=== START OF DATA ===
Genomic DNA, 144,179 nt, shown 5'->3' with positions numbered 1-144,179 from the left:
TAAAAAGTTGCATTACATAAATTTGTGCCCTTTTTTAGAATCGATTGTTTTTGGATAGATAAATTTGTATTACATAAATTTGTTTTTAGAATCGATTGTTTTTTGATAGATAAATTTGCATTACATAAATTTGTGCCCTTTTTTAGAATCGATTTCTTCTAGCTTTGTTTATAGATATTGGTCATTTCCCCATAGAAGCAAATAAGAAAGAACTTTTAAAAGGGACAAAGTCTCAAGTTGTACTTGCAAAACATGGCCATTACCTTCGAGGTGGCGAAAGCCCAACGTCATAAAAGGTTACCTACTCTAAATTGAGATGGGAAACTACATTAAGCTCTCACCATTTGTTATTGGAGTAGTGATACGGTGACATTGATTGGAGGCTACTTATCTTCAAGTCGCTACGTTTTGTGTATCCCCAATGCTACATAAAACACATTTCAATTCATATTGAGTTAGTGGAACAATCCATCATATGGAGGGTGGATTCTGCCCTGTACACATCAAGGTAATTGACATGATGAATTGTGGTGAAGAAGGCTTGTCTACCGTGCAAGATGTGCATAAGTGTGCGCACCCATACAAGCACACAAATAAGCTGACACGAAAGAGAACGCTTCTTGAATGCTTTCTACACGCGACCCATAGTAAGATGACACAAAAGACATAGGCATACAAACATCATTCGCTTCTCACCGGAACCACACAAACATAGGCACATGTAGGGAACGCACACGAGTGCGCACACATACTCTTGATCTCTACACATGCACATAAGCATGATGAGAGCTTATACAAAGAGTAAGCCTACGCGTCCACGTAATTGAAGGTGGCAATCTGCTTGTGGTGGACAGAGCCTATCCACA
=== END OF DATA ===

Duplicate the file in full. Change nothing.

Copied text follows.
Genomic DNA, 144,179 nt, shown 5'->3' with positions numbered 1-144,179 from the left:
TAAAAAGTTGCATTACATAAATTTGTGCCCTTTTTTAGAATCGATTGTTTTTGGATAGATAAATTTGTATTACATAAATTTGTTTTTAGAATCGATTGTTTTTTGATAGATAAATTTGCATTACATAAATTTGTGCCCTTTTTTAGAATCGATTTCTTCTAGCTTTGTTTATAGATATTGGTCATTTCCCCATAGAAGCAAATAAGAAAGAACTTTTAAAAGGGACAAAGTCTCAAGTTGTACTTGCAAAACATGGCCATTACCTTCGAGGTGGCGAAAGCCCAACGTCATAAAAGGTTACCTACTCTAAATTGAGATGGGAAACTACATTAAGCTCTCACCATTTGTTATTGGAGTAGTGATACGGTGACATTGATTGGAGGCTACTTATCTTCAAGTCGCTACGTTTTGTGTATCCCCAATGCTACATAAAACACATTTCAATTCATATTGAGTTAGTGGAACAATCCATCATATGGAGGGTGGATTCTGCCCTGTACACATCAAGGTAATTGACATGATGAATTGTGGTGAAGAAGGCTTGTCTACCGTGCAAGATGTGCATAAGTGTGCGCACCCATACAAGCACACAAATAAGCTGACACGAAAGAGAACGCTTCTTGAATGCTTTCTACACGCGACCCATAGTAAGATGACACAAAAGACATAGGCATACAAACATCATTCGCTTCTCACCGGAACCACACAAACATAGGCACATGTAGGGAACGCACACGAGTGCGCACACATACTCTTGATCTCTACACATGCACATAAGCATGATGAGAGCTTATACAAAGAGTAAGCCTACGCGTCCACGTAATTGAAGGTGGCAATCTGCTTGTGGTGGACAGAGCCTATCCACA